Extreme weather in the US: heavy snow and record heat at the same time

The National Weather Service warns of “life-threatening” conditions due to a brutal winter storm across the Midwest and North

Snow plows move snow from I-35W southbound on Wednesday, February 22, in Minneapolis.
Snow plows move snow from I-35W southbound on Wednesday, February 22, in Minneapolis.David Joles (AP)

The United States braces for a battle of extreme weather this week. A “historic” winter storm slammed most of the western and northern US on Wednesday, bringing blizzard-like conditions, including frigid cold, heavy snow and strong winds. The brutal storm will continue to plow much of the country during the next two days, resulting in “life-threatening” conditions, according to the National Weather Service (NWS). Officials are urging residents to stay home. Meanwhile, some eastern and southeastern states are expected to see record high temperatures, in some cases 30 to 40 degrees Fahrenheit above normal.

The massive winter storm in the west and north shut down roadways and forced schools and businesses to close. Many schools throughout the Dakotas, Minnesota and Wisconsin were called off for Wednesday. In Minnesota, the State Legislature closed. In Wyoming, virtually every road was impacted by the storm, and many were completely closed off. Officials warned they may stay that way for days. As of Wednesday afternoon, more than 1,500 flights in and out of the US had been canceled and thousands more were delayed, according to the flight tracking service FlightAware. “Significant travel impacts are likely through Thursday due to falling and blowing snow,” warned the NWS. “The worst conditions will be late Wednesday into Thursday. Please avoid travel unless absolutely necessary.”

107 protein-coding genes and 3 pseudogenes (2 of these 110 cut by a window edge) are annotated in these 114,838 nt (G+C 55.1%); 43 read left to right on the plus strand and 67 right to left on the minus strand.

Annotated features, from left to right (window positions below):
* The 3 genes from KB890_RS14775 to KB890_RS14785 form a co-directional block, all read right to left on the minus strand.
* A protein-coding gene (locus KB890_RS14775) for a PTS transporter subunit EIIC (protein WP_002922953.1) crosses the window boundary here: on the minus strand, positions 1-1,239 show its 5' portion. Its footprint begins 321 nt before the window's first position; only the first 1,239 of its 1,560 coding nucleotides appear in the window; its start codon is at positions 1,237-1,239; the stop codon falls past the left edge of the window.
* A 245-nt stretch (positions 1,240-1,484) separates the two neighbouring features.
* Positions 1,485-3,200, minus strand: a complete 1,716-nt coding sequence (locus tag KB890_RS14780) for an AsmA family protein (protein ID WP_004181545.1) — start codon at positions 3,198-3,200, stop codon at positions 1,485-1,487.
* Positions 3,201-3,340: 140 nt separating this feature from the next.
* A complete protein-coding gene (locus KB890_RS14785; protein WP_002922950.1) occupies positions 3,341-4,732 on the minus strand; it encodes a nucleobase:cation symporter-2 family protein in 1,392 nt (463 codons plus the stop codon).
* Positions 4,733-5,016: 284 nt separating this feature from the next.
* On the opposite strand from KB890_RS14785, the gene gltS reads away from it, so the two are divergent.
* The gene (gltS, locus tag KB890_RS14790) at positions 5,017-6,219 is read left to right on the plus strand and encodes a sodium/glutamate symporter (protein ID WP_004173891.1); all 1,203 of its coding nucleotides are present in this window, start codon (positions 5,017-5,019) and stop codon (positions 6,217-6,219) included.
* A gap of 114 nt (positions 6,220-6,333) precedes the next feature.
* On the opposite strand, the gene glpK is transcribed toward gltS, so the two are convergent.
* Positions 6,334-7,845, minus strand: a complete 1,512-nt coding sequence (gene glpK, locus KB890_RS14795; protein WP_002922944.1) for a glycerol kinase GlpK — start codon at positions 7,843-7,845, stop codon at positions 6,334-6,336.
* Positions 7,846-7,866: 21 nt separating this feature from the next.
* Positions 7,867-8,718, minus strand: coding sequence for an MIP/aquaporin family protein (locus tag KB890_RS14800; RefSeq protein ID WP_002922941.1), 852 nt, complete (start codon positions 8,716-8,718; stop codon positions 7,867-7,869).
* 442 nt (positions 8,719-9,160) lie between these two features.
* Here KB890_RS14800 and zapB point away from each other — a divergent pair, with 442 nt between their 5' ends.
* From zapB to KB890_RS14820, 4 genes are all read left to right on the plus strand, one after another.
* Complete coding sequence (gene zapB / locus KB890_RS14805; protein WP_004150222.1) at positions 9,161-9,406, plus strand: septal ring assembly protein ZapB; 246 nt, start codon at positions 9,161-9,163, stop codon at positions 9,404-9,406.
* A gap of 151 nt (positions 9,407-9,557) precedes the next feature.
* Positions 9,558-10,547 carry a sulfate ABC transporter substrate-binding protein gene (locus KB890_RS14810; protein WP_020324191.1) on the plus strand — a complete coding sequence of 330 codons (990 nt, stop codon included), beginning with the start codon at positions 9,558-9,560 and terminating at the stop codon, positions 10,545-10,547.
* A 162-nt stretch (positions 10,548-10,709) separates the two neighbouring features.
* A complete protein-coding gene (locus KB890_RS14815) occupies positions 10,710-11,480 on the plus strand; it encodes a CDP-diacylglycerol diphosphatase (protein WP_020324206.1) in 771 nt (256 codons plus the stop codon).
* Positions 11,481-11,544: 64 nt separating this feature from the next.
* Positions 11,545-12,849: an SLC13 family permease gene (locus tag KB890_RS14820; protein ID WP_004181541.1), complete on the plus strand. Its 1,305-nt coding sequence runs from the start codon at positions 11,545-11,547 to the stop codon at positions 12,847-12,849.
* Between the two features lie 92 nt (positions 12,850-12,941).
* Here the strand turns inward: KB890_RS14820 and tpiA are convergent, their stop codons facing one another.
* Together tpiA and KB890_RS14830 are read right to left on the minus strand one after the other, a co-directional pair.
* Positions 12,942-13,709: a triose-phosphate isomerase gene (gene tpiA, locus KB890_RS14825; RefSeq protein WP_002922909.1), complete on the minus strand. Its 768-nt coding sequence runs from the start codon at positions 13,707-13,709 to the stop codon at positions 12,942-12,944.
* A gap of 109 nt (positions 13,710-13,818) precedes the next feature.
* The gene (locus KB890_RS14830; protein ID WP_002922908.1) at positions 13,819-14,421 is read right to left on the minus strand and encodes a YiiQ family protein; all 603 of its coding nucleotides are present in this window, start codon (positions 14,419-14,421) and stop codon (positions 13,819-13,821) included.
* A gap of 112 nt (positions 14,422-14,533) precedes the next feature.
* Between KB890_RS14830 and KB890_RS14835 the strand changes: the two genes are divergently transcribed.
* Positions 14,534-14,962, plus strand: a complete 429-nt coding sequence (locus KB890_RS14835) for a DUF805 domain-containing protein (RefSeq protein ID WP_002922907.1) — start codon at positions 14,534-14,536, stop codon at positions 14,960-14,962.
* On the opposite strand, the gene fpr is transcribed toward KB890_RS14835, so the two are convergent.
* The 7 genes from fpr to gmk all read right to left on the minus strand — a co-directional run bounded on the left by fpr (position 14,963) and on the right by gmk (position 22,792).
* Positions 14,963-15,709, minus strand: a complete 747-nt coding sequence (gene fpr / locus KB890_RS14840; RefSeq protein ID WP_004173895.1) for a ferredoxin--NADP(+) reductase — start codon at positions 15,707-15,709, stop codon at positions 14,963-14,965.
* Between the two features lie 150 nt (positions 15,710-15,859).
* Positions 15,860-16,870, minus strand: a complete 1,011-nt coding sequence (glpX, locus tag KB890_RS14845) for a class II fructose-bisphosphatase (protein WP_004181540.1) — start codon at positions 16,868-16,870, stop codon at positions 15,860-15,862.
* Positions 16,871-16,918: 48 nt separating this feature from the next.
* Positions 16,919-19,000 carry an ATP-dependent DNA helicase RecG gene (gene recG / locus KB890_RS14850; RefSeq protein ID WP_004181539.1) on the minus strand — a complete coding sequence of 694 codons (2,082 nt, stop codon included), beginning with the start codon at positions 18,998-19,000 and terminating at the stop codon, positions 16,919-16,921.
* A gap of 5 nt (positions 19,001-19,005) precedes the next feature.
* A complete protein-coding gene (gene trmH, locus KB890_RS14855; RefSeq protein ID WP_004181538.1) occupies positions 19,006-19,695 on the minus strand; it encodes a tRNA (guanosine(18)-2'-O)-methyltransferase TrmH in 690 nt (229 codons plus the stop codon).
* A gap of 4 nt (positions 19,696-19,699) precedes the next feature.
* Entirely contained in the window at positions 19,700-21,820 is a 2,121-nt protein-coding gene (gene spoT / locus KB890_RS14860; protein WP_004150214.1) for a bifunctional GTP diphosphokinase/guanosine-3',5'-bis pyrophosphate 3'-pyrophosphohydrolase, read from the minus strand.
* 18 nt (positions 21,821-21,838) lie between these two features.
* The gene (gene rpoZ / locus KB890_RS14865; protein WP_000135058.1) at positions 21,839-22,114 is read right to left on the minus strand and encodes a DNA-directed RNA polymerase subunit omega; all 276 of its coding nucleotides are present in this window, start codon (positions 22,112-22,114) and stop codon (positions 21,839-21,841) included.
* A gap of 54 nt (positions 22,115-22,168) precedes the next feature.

On Wednesday, over 44 million Americans from California to Wisconsin were under warnings for significant accumulation of snow and ice as well as strong winds. A blizzard warning was issued for both the Dakotas, Minnesota, and Wyoming due to the combination of heavy snow and strong winds. The heaviest amounts of snow are expected across east-central Minnesota and west-central Wisconsin, the weather service said. This region will get anywhere between eight and 17 inches (20 to 43 centimeters) of snow between Wednesday and Thursday, in addition to the snow that fell prior to the storm. The Minneapolis-St. Paul metropolitan area in Minnesota could get 20 inches (50 centimeters) of snow or more for the first time in over 30 years.

The winter storm will make its way toward the East Coast later in the week, bringing snow to Upstate New York and New England. Some northeastern states may also get dangerous amounts of ice. Power outages are also expected.

As the northern US deals with the winter blast, many locations in the East and South will see record heat between Wednesday and Thursday. Some areas may even get temperatures 30 to 40 degrees Fahrenheit above normal for this time of year. “These highs on Thursday will be particularly anomalous for the Ohio Valley and Mid-Atlantic, where temperatures 40 or more degrees above average will feel more like June than February”, noted the weather service. Washington, D.C., could hit 80 F on Thursday, which would top the record of 78 F set in 1874.

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